Turkey’s central bank made another shock cut to interest rates, despite inflation running at a 24-year high and with the lira trading at a record low.
The Monetary Policy Committee led by Governor Sahap Kavcioglu lowered the benchmark to 12 per cent from 13 per cent on Thursday. The lira extended declines after the decision and hit a fresh low against the US dollar.
It was trading 0.3 per cent weaker against the dollar at 3.04pm UAE time.
Most economists surveyed by Bloomberg had predicted no change after an unexpected 100-basis point cut in August that ended a seven-month pause. A minority that included Morgan Stanley, UniCredit and Citigroup had forecast a cut.
In a statement accompanying its decision, the MPC said there was a “loss of momentum in economic activity due to decreasing foreign demand”.
President Recep Tayyip Erdogan and his ally Mr Kavcioglu are sticking to an unorthodox playbook that resists rate increases to contain inflation. The approach has encouraged economic growth at the expense of price stability and left Turkish assets more vulnerable to sell-offs. As a result, annual inflation has shot past 80 per cent, while the lira is among this year’s worst performers in emerging markets.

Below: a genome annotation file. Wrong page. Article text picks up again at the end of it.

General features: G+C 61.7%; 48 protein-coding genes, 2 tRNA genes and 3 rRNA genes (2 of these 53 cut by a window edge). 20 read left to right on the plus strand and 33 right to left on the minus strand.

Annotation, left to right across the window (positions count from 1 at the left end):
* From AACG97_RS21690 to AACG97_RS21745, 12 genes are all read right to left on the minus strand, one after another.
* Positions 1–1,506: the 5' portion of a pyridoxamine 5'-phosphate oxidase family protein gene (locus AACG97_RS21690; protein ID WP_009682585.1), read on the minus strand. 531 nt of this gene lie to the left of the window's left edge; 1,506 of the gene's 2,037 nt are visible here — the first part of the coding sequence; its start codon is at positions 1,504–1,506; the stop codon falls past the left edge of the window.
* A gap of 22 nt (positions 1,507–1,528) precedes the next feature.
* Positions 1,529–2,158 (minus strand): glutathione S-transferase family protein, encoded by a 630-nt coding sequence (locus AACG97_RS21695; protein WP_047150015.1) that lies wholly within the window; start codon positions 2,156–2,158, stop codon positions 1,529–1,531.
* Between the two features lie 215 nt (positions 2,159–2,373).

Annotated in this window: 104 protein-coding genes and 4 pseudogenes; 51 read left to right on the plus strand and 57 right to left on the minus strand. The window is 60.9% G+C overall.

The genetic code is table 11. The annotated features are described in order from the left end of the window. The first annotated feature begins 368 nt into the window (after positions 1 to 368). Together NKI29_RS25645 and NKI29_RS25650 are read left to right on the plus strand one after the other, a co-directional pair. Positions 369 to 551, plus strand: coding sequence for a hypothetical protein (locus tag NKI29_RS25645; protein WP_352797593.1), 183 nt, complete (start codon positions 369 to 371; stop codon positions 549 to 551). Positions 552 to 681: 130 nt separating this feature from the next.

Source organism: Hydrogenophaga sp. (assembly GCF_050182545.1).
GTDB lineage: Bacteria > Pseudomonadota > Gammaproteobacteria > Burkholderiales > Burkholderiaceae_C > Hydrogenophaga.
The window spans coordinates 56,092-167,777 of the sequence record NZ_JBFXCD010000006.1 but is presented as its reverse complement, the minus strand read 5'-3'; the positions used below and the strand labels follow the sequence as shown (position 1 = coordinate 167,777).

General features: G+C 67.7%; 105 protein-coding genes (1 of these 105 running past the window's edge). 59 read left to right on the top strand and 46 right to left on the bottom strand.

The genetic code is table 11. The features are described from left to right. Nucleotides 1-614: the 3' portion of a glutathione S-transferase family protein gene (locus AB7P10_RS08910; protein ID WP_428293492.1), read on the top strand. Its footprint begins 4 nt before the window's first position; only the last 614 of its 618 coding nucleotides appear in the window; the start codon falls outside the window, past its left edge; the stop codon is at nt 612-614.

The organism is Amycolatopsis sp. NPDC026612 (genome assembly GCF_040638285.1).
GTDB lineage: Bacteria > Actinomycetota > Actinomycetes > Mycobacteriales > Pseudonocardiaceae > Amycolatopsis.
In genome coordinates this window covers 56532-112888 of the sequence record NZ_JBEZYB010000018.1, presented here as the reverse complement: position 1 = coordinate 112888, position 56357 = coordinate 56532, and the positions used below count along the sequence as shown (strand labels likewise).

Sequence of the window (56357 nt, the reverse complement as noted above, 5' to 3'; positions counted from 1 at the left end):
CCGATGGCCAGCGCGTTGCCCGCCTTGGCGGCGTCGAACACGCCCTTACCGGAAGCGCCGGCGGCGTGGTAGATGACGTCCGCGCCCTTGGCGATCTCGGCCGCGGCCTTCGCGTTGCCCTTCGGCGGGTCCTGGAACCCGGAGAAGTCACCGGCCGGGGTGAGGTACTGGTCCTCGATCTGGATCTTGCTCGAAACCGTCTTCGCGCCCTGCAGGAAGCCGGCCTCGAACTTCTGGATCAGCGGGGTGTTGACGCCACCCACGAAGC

“Turkey is now entering election economics,” said Tugberk Citilci, head of research at Istanbul-based InvestAZ Menkul Degerler, who expected the 100 bps cut.
Explaining its decision to lower rates last month, the MPC said it was responding to a loss of economic momentum and did not plan to embark on a new easing cycle, saying “the updated level of the policy rate is adequate under the current outlook”.
For many economists, the messaging had suggested no additional rate cut was likely until later.
Mr Kavcioglu, in a blog post last week, repeated that macroprudential measures and policies aimed at widening the use of the lira would be used to achieve price stability. He’s the fourth central bank governor since 2019 after Mr Erdogan fired three predecessors.
The central bank, which says it remains committed to its 5 per cent inflation target, repeatedly cut rates under Mr Kavcioglu’s leadership late last year, when annual price increases were already running in double digits.